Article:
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Ma$e, Bad Boy's Original Goodfella

Ralph Bristout

 // May 13, 2016

Kamylle Edwards // REVOLT

He was Murda, then Puff made him pretty, and after aligning with the Bad Boy family, Mason “Ma$e” Betha got the whole world jiggy.

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With rhymes smooth as butter soft leather (or Bugsy) and a self-effacing flow that seeped like syrup, the Harlemite shot out the Bad Boy cannon and went around the world (uh huh, uh huh), crushing not just linen, but the charts, tours, and the kind of ceilings that allowed his influence to flourish through subsequent generations.

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Arriving as an anomaly during a time when rap was slowly transitioning away from the mafioso trend, Bad Boy's self-proclaimed "Goodfella fly guy, sometime wise guy" rode shotgun alongside fellow Harlem go-getter Sean "Puff Daddy" Combs and proceeded to introduce a fresh new style and sound to rap. This resounding sound made the "East, West and every state, bury the hate," flipping hits "from the '80s" and rearranging them enough to sound so crazy.

To think, Ma$e's ascent is such an unsung topic of conversation. "See the moral of the story is, I'm not here to replace Notorious," he raps on his 1997 debut for the song "Do You Wanna Get $." Signed to the label a year prior, he made a name for himself on several records alongside Bad Boy's titan The Notorious B.I.G., including 112's "Only You," rare radio freestyles, and singles like "Mo Money, Mo Problems." But on March 1997, things quickly changed following the untimely passing of B.I.G. With the difficult task of picking up where B.I.G. took things before, the pressure was through the roof for M-A-Dolla Sign-E. Just think about what went through the minds of the 1993-1994 Chicago Bulls roster after Michael Jordan abruptly left, albeit via retirement and plans for a try at baseball. It was trying time. However, as the perennial Puff Daddy mantra goes: "We won't stop."

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So, that message came to life and resulted in the sales-shattering entry of 1997's No Way Out, also a Grammy Award-winning opus, and its back-to-back chart-topping singles "Can't Hold Me Down" and "Been Around the World," both of which became Ma$e's coming out party. Fun fact: A majority of the records on the project were written by Ma$e before joining the label. "My verses on Puff’s first few singles from No Way Out were records I wrote in that one-bedroom apartment in Harlem before I even got to the label," he told GQ in 2014. "I gave them to Puff, because he was the one with the hot hand." To date, the album has sold over seven million copies in the U.S. and certified seven-times platinum by the RIAA.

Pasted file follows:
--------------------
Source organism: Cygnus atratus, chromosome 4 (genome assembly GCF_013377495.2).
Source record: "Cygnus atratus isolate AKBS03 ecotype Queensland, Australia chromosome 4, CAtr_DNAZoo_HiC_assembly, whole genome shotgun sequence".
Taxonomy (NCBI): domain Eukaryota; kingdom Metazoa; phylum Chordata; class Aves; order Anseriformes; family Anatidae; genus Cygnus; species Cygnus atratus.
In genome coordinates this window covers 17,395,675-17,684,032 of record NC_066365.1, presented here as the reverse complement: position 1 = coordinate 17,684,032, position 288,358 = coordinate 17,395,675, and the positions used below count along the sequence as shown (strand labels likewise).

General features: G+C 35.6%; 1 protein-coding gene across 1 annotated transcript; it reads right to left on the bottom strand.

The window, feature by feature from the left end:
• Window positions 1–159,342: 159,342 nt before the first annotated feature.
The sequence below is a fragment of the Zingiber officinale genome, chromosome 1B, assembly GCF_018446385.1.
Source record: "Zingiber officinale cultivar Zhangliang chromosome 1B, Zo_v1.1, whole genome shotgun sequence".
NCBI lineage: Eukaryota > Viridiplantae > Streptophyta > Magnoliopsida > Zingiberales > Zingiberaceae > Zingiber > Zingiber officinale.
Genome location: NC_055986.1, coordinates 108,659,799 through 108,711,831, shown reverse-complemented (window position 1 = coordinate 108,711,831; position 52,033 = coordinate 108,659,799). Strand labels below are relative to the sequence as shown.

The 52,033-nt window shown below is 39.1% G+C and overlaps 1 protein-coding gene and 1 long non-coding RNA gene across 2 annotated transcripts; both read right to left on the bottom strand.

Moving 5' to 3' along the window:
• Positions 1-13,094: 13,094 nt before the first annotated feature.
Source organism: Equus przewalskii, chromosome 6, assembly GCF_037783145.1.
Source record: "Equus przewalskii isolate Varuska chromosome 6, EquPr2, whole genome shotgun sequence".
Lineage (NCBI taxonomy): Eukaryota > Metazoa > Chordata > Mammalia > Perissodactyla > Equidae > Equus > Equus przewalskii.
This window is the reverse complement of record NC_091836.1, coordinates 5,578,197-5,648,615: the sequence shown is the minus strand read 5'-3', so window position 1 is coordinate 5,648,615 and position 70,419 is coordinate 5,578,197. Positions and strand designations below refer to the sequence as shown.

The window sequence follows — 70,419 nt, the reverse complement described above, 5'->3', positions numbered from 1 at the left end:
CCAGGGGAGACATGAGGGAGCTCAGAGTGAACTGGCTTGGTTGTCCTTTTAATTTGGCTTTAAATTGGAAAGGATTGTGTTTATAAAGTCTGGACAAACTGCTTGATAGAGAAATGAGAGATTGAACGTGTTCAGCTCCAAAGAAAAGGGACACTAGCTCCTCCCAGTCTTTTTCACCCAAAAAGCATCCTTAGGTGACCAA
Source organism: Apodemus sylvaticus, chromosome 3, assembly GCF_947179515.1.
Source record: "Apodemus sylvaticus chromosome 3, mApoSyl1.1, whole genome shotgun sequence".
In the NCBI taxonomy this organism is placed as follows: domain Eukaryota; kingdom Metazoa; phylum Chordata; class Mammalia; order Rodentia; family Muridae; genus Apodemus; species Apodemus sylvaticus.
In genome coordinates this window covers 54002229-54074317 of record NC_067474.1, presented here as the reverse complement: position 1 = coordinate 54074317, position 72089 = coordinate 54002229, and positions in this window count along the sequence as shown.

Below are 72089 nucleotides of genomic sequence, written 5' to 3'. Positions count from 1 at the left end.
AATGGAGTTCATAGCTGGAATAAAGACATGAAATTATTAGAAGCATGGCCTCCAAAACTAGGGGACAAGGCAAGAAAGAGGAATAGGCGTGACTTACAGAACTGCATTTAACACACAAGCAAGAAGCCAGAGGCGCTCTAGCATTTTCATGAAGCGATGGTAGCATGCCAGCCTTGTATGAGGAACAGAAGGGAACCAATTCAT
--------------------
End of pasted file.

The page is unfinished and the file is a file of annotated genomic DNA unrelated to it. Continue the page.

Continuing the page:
The godfather of hip-hop's "jiggy" era, Ma$e dropped three albums that all have landed in the Top 5 of Billboard's Rap & R&B Album charts, sold more than 4 million copies of his chart-topping 1997 debut Harlem World, achieved three No. 1's on the Hot 100 and five Top 10 hits on the Rap Chart, which included three hit timeless records: "Feel So Good," "Lookin At Me," and "What You Want."

In addition, every album released from 1997's Harlem World to 2004's Welcome Back, as well as the 1999 Harlem World group album, have all earned RIAA honors. With all these feats, you get a clear sense of why he started off B.I.G.'s "Mo Money, Mo Problems" with the line: "Now, who's hot, who not?" Since then, that scoreboard was filled with nothing but highlights.

If the numbers aren't enough, than take the fact that he's been able to call everyone from The Notorious B.I.G. to Jay Z, Kanye West and Drake as peers at different points in the same career. He even had the Earvin "Magic" Johnson serving as his manager. Not bad for a guy sporting a No. 2 on the back of his jersey.

Within every era of rap since the late '90s, Ma$e has etched his name in the memory books, whether it be his assistance on tracks with partners-in-rhyme DMX, LOX and Cam'Ron on posse cuts like "24 Hours To Live" and underground singles like "Horses & Carriage"; R&B divas like Mariah Carey ("Honey"), Brandy ("Top of the World") and Mya ("Take Me There"); cultural influencers like Kanye West ("Jesus Walks" [Remix]"); new leaders like Pusha T ("Higher"), Wale ("Slight Work"), Rick Ross ("Supreme"), and the list goes on.

Ma$e, ain't nothing change but the limp.

One B.I.G. Moment: With a buzz big enough to sell a blank disc, Ma$e dropped his debut Harlem World in 1997 and saw it sell over four million copies. The album topped the Billboard 200 charts for two weeks and by the end of the year was recognized as one of the Best-Selling Records of 1997. At the end of that he, his name was attached to five of the biggest singles of the year, which included "Feel So Good," "Mo Money, Mo Problems," "Can't Nobody Hold Me Down," "Been Around the World" and Brian McKnight's "You Should Be Mine."

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